Background: The home I just bought had vinyl windows installed about 12 years ago. I've noticed some draftiness around the window frame, so I decided to pull back the trim and sill to check it out. It looks like it was previously sealed on the interior with a thin bead of caulk that is now failing. There is also a thin bead of caulk around the exterior as well.

exposed window caulking behind window sill trim

Photo is taken from the interior of the home, with the window on the left (you mostly see window sill here) and the wall on the right. The gap appears to be small, the head of my light is about 1/4" for reference. I think caulk was probably a reasonable option, although as I understand it, it should have been done with a backer rod for better longevity.

I live in CO, where we have drastic temperature swings. Air sealing methods with the most flex are ideal.

What's my best remedy?

Do I remove the sill and re-do this with the backer/caulk method and hope it lasts another 12 years?

What do I do if the gap is too small for a backer rod?

Should I use something like Siga Corvum® 12/48 air sealing tape instead of this, or in addition to? These tapes are used to air seal to passive house standards throughout Europe (interior as well as exterior). Not sure what an equivalent product in the US would be.

I have lots of windows in my house and they are likely all in a similar state. I want to make sure I am doing what with be most effective and last the longest. Taking off trim is no fun.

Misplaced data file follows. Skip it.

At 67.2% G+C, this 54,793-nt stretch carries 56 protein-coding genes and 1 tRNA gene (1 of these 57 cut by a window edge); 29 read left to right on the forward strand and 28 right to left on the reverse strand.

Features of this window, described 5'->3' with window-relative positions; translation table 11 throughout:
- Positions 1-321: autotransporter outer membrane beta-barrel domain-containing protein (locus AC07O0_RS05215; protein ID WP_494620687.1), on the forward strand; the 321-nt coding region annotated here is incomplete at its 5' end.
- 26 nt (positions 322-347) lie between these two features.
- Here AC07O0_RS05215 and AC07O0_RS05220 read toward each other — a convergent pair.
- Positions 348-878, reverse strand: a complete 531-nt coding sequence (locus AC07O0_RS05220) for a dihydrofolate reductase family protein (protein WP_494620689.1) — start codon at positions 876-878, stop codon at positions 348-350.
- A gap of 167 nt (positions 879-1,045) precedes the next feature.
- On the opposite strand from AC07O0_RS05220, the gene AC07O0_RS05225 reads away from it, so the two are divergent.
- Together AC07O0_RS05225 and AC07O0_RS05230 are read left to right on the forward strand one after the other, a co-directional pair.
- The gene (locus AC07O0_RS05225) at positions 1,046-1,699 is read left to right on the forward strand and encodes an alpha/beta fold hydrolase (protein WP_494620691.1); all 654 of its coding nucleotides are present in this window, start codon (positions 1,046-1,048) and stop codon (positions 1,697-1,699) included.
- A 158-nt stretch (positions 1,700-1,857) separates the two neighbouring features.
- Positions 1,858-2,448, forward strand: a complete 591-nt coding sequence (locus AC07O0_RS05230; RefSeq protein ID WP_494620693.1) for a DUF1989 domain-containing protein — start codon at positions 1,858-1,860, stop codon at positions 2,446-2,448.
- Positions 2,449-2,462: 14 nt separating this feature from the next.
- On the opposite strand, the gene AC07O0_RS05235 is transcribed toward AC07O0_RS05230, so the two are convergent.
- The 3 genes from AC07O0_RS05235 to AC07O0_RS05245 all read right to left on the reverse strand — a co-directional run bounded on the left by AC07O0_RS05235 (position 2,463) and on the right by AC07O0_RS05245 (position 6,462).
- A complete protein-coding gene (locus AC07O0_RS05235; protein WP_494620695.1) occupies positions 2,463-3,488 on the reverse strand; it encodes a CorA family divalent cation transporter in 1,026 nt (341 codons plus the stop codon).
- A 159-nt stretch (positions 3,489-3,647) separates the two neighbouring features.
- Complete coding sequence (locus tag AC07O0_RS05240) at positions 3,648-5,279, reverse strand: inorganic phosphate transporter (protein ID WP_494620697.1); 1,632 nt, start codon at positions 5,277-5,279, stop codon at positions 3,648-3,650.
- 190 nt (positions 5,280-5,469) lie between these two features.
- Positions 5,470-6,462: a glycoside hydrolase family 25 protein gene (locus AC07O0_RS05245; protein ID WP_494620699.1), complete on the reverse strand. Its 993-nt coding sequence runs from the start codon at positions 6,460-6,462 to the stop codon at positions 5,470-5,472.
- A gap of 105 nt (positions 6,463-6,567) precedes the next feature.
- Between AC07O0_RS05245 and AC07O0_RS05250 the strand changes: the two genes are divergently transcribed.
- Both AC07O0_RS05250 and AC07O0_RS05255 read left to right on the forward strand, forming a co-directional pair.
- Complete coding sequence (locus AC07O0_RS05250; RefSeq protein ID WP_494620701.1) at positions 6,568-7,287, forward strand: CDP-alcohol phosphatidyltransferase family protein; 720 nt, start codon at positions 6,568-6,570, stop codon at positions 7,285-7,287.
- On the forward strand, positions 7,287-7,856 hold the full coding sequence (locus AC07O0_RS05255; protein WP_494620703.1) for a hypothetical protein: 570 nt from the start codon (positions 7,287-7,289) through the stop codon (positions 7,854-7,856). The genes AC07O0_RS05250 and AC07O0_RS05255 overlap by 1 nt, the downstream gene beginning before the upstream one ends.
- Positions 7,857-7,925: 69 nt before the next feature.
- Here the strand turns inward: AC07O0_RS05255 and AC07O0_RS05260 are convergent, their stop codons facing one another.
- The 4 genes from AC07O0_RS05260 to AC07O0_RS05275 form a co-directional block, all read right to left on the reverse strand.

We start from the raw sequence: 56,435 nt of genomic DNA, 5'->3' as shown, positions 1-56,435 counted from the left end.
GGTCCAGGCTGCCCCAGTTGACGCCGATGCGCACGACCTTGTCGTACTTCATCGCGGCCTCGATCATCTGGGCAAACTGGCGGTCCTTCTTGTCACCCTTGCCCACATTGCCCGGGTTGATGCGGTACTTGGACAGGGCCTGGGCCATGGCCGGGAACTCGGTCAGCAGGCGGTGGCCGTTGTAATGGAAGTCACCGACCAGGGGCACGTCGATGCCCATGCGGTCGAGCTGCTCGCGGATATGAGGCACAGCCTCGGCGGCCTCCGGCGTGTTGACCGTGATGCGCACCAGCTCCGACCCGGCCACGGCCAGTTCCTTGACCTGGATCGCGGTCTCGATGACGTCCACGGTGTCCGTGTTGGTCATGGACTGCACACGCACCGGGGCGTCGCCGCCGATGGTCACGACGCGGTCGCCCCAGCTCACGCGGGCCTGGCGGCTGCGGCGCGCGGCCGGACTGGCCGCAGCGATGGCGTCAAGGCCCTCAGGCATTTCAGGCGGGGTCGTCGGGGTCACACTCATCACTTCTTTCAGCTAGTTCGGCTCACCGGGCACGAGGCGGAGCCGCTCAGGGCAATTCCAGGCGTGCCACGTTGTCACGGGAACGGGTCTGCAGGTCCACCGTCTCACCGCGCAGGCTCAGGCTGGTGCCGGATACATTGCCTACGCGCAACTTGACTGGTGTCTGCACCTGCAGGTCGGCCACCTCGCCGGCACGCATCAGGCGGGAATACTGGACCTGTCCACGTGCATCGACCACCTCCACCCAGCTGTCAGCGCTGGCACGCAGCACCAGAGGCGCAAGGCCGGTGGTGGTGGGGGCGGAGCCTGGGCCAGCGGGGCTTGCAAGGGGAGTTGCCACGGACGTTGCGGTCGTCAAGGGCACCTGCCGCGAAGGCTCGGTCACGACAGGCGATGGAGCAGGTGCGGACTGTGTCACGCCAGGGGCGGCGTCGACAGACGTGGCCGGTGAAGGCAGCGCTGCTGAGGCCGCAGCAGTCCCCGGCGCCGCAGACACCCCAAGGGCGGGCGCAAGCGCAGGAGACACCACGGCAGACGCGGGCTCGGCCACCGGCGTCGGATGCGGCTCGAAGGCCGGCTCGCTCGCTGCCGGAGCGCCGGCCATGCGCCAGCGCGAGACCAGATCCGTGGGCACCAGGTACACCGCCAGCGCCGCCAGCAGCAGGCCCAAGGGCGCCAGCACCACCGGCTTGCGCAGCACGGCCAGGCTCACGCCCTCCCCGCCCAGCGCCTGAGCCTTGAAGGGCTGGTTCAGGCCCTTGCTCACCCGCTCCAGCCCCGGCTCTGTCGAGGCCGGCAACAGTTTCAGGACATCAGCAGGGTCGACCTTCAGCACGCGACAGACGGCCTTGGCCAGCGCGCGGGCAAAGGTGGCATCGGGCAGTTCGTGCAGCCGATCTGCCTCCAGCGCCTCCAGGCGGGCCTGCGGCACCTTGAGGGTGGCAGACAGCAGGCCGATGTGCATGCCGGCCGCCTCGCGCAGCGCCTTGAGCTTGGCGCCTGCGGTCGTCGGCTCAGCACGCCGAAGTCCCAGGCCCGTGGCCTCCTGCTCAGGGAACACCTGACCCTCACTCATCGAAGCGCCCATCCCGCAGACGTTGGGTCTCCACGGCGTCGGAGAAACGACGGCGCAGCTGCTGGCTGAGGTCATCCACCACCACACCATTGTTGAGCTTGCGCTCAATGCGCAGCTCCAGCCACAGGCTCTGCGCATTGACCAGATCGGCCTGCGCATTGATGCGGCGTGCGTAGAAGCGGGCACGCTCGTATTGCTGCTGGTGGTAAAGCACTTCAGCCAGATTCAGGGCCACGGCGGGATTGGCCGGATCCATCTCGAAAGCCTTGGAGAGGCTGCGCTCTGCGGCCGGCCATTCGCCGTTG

Extra, I'm familiar with the window/door spray foam and don't really feel like it is a good option for such a small gap, which is echoed by some other things I have read. Without the sill pulled away, the gap is no more than 1/8th of an inch.

Update: Adding a wider frame photo. wider image of window frame

  • When removing the old caulk on the external side, it's a good opportunity to take a good look at the state of the timbers, especially in the bottom corners as this is where water collects and can cause some rotting (especially on a poorly sealed window). If your timbers are black/ soft/ both, consider replacing the flashing first. Apr 12, 2022 at 15:20

1 Answer 1


That's such a tightly framed picture that it's hard to tell for sure, but since you said you removed the trim, I'll assume that the window is on the left and the wall on the right.